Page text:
Separately, under an agreement with Mitra Adiperkasa (MAP), a leading lifestyle retailer in Indonesia, WBA is to create a Boots branded pharmacy-led, health & beauty retail business in one of the world’s most populous countries. The first stores are expected to open in H2 2020. “Boots is a great addition to our diversified brand portfolio, which will help MAP further unleash the power of its 360° retailing strategy,” said Group CEO, VP Sharma. “We are confident that the combination of Boots cutting-edge products together with MAP’s solid competitive advantages will elevate the unique Boots experience to a whole new level in Indonesia.”

Announcing Nicholas Hall’s Reports End of Year SaleUp to 25% off – valid until 31 December. We are pleased to announce a special End of Year offer for our CHC Reports! Until 31 December, we are offering a 15% discount on the 2019 Reports Catalogue, plus an additional 10% discount on orders for multiple reports. If you would like additional information on any of our publications, or would like to place an order, please contact Melissa.Lee@NicholasHall.com

Stada to rise up OTC rankings

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Two major M&A deals agreed in the past week look set to elevate Stada into the consumer healthcare global Top 20. In this week’s blog, we look closer at the details of each deal and, based on the calculations of our DB6 data division, where Stada may end up in the rankings once both deals are closed.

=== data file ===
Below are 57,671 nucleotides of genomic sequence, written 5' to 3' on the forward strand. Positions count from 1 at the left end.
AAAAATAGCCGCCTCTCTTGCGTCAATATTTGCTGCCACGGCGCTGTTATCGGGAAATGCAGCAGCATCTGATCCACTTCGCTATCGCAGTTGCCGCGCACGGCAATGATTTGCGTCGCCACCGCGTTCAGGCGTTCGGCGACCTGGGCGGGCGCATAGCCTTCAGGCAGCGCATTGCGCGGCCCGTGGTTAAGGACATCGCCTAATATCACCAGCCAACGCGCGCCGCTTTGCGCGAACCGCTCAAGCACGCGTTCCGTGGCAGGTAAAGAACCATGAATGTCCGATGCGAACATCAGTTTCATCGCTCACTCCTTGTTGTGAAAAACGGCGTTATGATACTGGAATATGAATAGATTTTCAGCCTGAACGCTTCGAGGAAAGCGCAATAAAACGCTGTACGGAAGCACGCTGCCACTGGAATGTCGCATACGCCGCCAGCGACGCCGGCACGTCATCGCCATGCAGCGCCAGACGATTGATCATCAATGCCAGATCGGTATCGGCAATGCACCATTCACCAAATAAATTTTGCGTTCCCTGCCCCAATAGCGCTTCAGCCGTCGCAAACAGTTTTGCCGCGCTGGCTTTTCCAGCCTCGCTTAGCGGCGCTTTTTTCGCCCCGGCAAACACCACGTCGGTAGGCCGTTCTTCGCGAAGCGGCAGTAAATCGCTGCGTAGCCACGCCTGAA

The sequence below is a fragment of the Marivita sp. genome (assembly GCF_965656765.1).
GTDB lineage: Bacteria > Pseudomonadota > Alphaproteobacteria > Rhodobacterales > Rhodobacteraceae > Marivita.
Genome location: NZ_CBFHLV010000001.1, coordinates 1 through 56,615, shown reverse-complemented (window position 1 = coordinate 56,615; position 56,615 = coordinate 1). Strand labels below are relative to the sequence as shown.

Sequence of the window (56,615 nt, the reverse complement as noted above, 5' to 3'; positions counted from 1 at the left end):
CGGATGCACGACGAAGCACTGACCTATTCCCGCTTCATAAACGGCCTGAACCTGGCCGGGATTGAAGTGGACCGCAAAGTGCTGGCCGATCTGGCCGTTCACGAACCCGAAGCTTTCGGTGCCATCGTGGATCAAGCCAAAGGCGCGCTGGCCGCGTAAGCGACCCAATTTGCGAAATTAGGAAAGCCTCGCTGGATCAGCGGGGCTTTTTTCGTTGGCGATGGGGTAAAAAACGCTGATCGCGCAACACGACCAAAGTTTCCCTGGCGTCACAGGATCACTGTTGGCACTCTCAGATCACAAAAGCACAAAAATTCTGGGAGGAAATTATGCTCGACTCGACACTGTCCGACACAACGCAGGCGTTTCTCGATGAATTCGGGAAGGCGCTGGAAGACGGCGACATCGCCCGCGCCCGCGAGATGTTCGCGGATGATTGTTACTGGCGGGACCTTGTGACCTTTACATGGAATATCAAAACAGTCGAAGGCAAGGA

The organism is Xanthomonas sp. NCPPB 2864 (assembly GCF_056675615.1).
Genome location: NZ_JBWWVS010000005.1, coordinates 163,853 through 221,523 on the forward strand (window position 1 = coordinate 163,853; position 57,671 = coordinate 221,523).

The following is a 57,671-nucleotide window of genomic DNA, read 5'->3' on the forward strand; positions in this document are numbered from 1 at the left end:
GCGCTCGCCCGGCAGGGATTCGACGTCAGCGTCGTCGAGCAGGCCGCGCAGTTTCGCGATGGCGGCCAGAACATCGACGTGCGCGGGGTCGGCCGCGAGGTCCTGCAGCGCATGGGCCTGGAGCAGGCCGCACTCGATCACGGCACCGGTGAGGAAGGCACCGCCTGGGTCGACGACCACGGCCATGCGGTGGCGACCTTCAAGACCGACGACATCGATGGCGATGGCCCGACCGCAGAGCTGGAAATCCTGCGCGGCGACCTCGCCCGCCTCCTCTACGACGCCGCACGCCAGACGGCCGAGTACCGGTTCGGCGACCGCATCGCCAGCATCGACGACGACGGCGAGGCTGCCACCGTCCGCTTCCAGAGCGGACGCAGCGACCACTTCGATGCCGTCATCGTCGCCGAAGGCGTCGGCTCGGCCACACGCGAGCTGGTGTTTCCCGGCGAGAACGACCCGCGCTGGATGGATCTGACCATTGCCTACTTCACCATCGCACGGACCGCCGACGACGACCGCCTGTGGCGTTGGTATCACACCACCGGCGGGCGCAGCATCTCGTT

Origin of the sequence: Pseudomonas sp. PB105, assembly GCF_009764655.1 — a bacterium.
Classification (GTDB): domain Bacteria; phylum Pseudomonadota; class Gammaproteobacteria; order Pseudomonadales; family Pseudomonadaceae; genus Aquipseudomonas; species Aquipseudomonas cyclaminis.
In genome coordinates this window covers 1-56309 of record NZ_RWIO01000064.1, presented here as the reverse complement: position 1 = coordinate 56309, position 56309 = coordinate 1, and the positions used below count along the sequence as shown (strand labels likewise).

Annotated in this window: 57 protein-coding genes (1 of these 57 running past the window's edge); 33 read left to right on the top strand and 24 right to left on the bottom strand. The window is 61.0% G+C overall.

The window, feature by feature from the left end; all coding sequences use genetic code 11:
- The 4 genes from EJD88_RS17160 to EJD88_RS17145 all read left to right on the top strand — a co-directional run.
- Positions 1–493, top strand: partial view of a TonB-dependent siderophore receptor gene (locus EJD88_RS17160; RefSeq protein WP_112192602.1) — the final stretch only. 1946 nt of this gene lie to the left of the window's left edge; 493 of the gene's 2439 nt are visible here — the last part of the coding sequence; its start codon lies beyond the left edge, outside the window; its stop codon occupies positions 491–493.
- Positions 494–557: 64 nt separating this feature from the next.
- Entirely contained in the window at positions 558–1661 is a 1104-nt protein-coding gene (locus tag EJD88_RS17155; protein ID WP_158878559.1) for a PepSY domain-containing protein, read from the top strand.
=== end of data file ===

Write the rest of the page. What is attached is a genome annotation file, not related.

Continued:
As part of Takeda’s goal to divest around US$10bn in non-core assets, the company has agreed to sell to Stada around 20 selected OTC and Rx products marketed in Russia, Georgia & CIS countries, for US$660mn. The portfolio comprises cardiovascular, diabetes, general medicine, respiratory and OTC supplement entries, and includes Russia’s leading systemic cardiovascular, Cardiomagnyl (aspirin + magnesium hydroxide).

Stada will acquire the rights, title and interest to the products in Russia, Georgia, Armenia, Azerbaijan, Belarus, Kazakhstan and Uzbekistan, while under a manufacturing & supply agreement, Takeda will continue to manufacture the products on Stada’s behalf. The deal is expected to complete in Q1 2020 and, based on current assumptions, could elevate Stada into the No.7 position in Europe.